Monday, September 20, 1999 Published at 18:49 GMT 19:49 UK
Business: The Company File
Rolls-Royce to buy Vickers
Vickers and Rolls-Royce both helped develop the RAF's Spitfire
Two of the UK's best known industrial names are to merge after a £576m ($933m) takeover bid from Rolls-Royce was accepted by engineering group Vickers.
The link-up between the companies, who six decades ago joined forces to create the Spitfire aircraft, is designed to create a global leader in marine power systems.
Vickers is also one of the best-known and oldest engineering companies in the UK.
Its historic products range from Dreadnoughts, submarines and tanks to the Vickers Vimy in which Alcock and Brown made the first non-stop transatlantic flight in 1919.
BMW and Volkswagen
Founded in 1828, Vickers diversified into activities as wide as tractors, office furniture, medical equipment, printing machinery and underwater exploration.
Its range of businesses took a new twist after its steel, shipbuilding and aircraft businesses were nationalised in the 1960s and 70s.
Among its purchases in the 1980s was Rolls-Royce Motor Cars, which it bought after it was privatised by the government.
However the prestige car maker was controversially sold to Volkswagen last year, in a complex series of deals which left rival BMW with the rights to use the Rolls-Royce name on cars after 2003. Volkswagen retains the rights to the Bentley name.
Tanks and military equipment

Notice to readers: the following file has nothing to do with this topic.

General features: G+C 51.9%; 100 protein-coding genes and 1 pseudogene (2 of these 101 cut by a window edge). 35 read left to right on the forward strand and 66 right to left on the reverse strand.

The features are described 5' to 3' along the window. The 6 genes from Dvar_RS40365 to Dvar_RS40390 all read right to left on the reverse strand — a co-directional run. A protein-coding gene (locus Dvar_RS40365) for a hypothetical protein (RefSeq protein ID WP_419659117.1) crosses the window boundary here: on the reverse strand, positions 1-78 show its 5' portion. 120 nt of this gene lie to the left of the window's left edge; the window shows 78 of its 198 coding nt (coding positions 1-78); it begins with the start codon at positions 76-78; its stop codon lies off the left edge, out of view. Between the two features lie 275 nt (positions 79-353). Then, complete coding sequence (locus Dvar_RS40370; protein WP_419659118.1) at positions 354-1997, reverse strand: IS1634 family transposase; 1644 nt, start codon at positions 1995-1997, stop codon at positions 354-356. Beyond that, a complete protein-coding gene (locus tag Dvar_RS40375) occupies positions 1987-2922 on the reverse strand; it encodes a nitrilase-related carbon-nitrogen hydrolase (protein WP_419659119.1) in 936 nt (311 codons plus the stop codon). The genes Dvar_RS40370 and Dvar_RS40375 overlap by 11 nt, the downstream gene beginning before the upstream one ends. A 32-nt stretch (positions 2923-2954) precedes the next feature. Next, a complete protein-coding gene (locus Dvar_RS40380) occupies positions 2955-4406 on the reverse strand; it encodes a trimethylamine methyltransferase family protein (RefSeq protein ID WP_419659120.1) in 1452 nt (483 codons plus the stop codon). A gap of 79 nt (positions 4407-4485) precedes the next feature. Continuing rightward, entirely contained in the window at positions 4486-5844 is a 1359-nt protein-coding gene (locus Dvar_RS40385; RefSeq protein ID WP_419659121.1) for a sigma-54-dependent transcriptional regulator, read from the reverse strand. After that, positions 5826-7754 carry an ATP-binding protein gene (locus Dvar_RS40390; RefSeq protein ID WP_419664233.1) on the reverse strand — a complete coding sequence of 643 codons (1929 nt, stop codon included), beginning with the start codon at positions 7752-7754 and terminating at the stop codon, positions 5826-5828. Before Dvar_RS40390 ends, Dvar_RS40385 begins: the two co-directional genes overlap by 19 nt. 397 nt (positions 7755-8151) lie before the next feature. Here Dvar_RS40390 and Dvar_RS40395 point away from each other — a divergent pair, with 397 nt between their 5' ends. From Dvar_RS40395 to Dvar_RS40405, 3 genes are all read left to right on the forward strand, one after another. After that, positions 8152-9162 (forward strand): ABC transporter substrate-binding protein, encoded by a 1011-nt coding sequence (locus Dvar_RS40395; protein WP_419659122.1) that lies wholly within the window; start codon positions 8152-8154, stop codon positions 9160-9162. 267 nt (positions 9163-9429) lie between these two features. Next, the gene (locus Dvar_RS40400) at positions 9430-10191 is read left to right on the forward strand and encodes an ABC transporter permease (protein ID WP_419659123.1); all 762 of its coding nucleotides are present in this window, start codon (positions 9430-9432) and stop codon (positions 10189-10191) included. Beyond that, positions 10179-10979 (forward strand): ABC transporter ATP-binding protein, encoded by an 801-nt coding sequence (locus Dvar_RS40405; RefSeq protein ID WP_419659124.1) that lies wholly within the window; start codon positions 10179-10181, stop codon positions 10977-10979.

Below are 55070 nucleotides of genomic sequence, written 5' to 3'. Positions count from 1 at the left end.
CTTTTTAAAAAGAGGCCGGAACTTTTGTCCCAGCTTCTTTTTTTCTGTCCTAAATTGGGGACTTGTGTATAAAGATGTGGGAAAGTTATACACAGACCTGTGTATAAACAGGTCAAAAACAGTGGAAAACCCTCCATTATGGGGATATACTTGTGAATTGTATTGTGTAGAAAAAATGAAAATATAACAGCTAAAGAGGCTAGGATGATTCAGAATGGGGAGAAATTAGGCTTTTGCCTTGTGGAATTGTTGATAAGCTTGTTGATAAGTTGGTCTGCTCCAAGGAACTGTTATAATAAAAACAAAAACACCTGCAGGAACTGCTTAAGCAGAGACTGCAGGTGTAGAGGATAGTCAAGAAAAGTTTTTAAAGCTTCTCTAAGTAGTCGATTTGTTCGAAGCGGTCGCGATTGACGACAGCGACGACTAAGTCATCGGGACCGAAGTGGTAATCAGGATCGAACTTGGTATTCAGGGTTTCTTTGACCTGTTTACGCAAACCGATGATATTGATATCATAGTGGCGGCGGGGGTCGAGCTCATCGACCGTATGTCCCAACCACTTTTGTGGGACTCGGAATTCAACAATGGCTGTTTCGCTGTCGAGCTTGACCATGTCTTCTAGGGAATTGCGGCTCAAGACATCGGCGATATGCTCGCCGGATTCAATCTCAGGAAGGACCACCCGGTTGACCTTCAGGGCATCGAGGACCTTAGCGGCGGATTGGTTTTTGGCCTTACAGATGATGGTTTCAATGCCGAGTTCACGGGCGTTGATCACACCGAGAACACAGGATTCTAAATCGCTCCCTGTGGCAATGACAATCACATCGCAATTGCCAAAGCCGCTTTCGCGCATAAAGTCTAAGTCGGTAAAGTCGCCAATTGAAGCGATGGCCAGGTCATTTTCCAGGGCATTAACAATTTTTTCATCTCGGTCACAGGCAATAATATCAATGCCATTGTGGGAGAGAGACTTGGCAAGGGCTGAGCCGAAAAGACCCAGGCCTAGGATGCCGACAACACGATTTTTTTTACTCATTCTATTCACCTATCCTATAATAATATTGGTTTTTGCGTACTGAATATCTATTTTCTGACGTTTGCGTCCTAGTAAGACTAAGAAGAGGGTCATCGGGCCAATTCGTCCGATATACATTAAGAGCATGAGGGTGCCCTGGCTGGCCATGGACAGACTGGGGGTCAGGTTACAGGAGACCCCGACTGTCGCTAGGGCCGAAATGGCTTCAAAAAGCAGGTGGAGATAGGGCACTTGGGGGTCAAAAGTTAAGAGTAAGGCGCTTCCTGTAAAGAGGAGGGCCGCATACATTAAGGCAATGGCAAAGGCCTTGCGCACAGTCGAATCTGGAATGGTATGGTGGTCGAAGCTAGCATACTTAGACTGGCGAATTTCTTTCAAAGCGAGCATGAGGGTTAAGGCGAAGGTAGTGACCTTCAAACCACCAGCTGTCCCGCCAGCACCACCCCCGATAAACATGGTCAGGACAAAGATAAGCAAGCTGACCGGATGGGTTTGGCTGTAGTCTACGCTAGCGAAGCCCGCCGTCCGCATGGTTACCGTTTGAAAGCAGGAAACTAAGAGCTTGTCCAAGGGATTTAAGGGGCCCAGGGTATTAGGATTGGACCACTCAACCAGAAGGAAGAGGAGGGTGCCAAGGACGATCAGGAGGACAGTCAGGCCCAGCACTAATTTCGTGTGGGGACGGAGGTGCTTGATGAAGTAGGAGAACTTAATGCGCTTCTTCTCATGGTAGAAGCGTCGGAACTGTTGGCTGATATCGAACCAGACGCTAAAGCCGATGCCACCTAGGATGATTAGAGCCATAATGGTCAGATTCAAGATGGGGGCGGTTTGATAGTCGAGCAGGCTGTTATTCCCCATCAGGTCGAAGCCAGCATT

Rolls-Royce already makes turbines and diesel and electrical motors for the marine industry and includes 30 Navies among its customers.
Vickers' marine division, Vickers Ulstein Marine Systems, makes ship propulsion systems, engines and deck machinery for fishing vessels and rigs.
It also offers marine engineering services including ship design.
Vickers owns a turbines division and a defence systems operation providing high technology systems for tanks and other specialist military equipment.
He said the company wanted to become the number one or number two operator in all of its markets.
The acquisition of Vickers probably put the company in the number one position in marine systems, while it was already a leader in aerospace propulsion, he said.
Sir Ralph added that the company would seek to sell the defence systems division, which makes the Challenger battle tank and will represent about 6% of the enlarged group.
Sir Ralph said that no large-scale redundancies were likely as a result of the deal, although some head office and administrative positions could go as the two head offices are merged.
The company said the offer was consistent with the strategies Rolls-Royce is pursuing to establish leading positions in the aerospace, marine and energy markets.
Under the offer Vickers Shareholders will receive 252.85p per share, 53% above the share price on 17 September.
The takeover is subject to approval of both sets of shareholders.
Some analysts were sceptical about the deal which, they said, represented extremely good value for Vickers, but failed to address Rolls-Royce's prime concern of how to boost its struggling aero-engines business.
At 1100 (1000 GMT) Vickers shares were up almost 50% to 245p from 165.5p. Rolls-Royce in contrast was down 5p to 221p.
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